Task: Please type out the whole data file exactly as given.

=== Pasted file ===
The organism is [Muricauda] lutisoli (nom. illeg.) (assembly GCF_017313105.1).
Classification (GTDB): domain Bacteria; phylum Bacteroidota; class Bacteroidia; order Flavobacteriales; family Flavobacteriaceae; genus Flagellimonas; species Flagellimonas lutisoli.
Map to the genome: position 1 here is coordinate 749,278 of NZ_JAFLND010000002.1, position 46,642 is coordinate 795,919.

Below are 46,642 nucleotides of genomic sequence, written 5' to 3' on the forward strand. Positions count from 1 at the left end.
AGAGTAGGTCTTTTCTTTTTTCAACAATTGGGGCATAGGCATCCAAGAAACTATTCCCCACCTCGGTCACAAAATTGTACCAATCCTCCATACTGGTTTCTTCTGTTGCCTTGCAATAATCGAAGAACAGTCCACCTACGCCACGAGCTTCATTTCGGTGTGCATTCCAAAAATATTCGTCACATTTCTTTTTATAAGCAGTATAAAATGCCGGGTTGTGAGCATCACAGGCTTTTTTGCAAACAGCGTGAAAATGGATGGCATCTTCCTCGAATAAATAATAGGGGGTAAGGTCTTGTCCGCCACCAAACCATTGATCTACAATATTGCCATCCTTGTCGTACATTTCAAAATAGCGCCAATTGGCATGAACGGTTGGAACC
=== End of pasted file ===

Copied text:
The organism is [Muricauda] lutisoli (nom. illeg.) (assembly GCF_017313105.1).
Classification (GTDB): domain Bacteria; phylum Bacteroidota; class Bacteroidia; order Flavobacteriales; family Flavobacteriaceae; genus Flagellimonas; species Flagellimonas lutisoli.
Map to the genome: position 1 here is coordinate 749,278 of NZ_JAFLND010000002.1, position 46,642 is coordinate 795,919.

Below are 46,642 nucleotides of genomic sequence, written 5' to 3' on the forward strand. Positions count from 1 at the left end.
AGAGTAGGTCTTTTCTTTTTTCAACAATTGGGGCATAGGCATCCAAGAAACTATTCCCCACCTCGGTCACAAAATTGTACCAATCCTCCATACTGGTTTCTTCTGTTGCCTTGCAATAATCGAAGAACAGTCCACCTACGCCACGAGCTTCATTTCGGTGTGCATTCCAAAAATATTCGTCACATTTCTTTTTATAAGCAGTATAAAATGCCGGGTTGTGAGCATCACAGGCTTTTTTGCAAACAGCGTGAAAATGGATGGCATCTTCCTCGAATAAATAATAGGGGGTAAGGTCTTGTCCGCCACCAAACCATTGATCTACAATATTGCCATCCTTGTCGTACATTTCAAAATAGCGCCAATTGGCATGAACGGTTGGAACC